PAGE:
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P4.3: Design for Sustainability

CERES ROADMAP EXPECTATION

Companies will approach all product development and product management decisions with full consideration of the social and environmental impacts of the product throughout its life cycle.
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Designing a product or service for sustainability can mean vastly different things from company to company. For some, it means a shift in sourcing practices to more sustainable raw materials or the use of a life cycle assessment to examine the social and environmental impacts of an existing product from cradle to grave. For others, it may translate to the total redesign of a product or the introduction of a service that helps to shift consumer behavior.

HOW ARE COMPANIES PERFORMING?


In the The Road to 2020: Corporate Progress on The Ceres Roadmap For Sustainability, we evaluated 600 of the largest U.S. companies on their progress towards meeting the expectations laid forth in the Ceres Roadmap for Sustainability using data compiled and analyzed by Sustainalytics. For this expectation all 600 U.S. companies were assessed on at least one indicator measuring performance on sustainability design. Some additional sector-specific indicators were used to analyze the 251 companies within the nine priority sectors— Autos & Transportation, Financial Services, Food & Beverage, Footwear & Apparel, Oil & Gas Producers, Retail, Technology Hardware, Technology Software & Services and Utilities.

Tier description - 3Each industry group was evaluated based on a unique set of sector-specific metrics. For example, Food & Beverage companies and some Retail companies were evaluated on programs and targets to increase sustainable food products, while Financial Services companies were evaluated on sustainability-related financial service offerings, such as “green” financing or mortgages. Footwear & Apparel and Technology Hardware firms, which generate significant product end-of-life waste, were evaluated on their sustainable design initiatives and related R&D efforts.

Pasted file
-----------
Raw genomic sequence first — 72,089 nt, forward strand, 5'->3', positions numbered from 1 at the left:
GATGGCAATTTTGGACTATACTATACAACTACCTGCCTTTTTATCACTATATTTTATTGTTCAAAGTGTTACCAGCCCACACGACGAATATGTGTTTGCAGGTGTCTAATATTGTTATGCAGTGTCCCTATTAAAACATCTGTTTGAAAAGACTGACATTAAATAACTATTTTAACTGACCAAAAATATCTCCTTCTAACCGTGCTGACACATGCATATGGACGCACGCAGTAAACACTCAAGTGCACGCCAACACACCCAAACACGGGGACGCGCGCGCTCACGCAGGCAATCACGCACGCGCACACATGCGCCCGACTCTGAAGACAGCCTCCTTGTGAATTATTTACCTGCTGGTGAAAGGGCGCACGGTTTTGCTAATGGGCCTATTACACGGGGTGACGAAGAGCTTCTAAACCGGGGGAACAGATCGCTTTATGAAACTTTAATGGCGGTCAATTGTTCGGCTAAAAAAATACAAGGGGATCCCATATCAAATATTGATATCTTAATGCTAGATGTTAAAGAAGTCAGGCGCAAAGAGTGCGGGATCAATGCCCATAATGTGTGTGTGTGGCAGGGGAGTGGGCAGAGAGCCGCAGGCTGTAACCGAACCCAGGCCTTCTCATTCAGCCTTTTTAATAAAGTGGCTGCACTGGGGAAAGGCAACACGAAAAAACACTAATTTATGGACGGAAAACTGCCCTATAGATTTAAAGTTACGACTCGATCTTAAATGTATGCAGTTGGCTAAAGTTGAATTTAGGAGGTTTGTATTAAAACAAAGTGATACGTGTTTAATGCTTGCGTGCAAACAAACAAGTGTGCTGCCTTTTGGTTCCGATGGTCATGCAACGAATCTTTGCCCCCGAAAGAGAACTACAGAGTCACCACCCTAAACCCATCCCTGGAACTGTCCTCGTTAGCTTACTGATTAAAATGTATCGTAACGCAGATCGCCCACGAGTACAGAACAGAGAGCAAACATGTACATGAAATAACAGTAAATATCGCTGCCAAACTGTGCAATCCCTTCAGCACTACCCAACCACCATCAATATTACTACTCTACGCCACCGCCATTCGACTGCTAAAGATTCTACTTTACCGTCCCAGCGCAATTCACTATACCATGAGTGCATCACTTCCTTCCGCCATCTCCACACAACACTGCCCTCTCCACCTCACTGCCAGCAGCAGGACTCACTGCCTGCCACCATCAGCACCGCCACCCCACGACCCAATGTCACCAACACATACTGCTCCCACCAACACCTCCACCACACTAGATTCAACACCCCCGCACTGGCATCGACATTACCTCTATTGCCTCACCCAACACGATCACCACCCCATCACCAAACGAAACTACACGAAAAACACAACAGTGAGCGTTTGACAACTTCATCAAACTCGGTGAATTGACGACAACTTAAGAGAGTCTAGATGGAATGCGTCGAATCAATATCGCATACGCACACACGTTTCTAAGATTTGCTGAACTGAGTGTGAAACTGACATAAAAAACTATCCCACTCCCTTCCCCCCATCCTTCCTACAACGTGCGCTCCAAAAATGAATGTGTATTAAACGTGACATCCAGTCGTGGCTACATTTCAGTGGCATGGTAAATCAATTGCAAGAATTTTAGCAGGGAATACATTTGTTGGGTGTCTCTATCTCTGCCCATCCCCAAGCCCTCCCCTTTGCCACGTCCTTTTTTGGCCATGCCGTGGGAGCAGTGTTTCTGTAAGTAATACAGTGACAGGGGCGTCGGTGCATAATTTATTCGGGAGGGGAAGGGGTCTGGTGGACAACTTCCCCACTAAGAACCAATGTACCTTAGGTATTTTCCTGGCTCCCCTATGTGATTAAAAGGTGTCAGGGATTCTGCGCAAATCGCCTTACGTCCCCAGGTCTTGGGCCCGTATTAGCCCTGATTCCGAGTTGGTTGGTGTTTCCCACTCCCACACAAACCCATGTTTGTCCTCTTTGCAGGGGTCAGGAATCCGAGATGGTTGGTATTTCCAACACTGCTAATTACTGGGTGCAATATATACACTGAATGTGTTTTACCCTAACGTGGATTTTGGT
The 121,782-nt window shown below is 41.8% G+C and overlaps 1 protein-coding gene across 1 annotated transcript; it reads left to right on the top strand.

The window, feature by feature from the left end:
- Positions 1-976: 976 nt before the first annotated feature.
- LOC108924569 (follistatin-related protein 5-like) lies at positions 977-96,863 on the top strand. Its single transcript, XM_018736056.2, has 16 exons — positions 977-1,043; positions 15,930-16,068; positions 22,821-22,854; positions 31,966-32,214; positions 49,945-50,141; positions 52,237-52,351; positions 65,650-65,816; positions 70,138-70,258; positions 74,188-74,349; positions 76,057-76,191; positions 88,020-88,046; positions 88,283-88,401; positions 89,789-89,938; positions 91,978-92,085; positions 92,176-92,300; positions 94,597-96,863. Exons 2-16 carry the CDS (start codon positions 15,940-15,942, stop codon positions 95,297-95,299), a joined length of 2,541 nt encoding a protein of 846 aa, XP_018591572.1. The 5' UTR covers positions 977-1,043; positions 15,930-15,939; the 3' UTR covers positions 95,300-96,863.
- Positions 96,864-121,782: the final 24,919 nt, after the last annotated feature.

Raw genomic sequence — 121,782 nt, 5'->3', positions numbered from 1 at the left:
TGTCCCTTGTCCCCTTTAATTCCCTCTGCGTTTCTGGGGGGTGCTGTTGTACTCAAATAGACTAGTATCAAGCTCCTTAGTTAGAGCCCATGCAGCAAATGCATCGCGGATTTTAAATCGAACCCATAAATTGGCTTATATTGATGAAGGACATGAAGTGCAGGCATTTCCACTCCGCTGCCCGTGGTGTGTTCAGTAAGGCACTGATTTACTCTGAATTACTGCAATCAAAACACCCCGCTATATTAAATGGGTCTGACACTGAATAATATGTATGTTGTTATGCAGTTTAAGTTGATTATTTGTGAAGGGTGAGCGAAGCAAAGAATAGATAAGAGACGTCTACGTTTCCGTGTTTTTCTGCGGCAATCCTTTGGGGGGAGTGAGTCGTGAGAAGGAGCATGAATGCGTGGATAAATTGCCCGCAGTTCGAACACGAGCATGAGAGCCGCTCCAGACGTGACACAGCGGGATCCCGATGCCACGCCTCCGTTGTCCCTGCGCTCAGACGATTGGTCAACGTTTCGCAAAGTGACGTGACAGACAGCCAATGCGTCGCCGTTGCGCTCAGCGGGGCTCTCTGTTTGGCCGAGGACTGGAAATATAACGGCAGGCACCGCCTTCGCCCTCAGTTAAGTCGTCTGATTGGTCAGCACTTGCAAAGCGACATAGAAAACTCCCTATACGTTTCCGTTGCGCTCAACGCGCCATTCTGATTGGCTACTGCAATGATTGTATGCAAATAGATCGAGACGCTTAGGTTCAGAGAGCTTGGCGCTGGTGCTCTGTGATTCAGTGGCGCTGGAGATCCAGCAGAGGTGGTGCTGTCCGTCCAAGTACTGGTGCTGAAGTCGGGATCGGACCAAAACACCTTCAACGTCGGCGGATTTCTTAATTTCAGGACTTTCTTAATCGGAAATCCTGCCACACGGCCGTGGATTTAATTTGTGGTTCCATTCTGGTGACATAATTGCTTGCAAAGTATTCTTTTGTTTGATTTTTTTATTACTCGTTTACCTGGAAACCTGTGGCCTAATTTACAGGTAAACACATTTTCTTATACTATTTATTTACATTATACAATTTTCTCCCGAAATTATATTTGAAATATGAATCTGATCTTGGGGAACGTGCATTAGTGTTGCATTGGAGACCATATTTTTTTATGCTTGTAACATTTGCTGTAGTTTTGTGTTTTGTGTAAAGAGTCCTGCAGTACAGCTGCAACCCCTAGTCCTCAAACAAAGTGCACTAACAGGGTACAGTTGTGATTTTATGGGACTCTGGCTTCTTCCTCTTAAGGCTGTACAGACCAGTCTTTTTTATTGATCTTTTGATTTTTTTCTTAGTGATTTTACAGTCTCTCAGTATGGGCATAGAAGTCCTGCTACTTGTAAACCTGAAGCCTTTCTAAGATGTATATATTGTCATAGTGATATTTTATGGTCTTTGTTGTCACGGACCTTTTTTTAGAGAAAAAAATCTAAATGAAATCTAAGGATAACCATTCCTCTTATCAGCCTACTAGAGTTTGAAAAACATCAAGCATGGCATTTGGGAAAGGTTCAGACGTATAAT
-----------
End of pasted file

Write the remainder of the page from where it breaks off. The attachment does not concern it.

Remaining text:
For Food & Beverage companies, product sustainability partly requires an examination of how products are grown. While more than 60 percent of companies (16 of 26) in the Food & Beverage sector are offering customers organic and fair trade products, for most companies these options continue to be a small percentage of product offerings. Companies should disclose the percentage of revenues attributed to sustainable products so that investors and other stakeholders can better understand the contribution these products make to the overall success of the business.

A growing number of Retail companies are taking strides to put sustainable products on their shelves. Whole Foods is leading an increasing number of grocers offering consumers more sustainable food choices. Tier 2 companies, Kroger and Safeway, are strengthening their commitment with targets for increased sourcing of sustainable seafood certified by the Marine Stewardship Council (MSC) and other similar certifications. Safeway is also implementing specialized training for retail employees to help customers identify more sustainable options.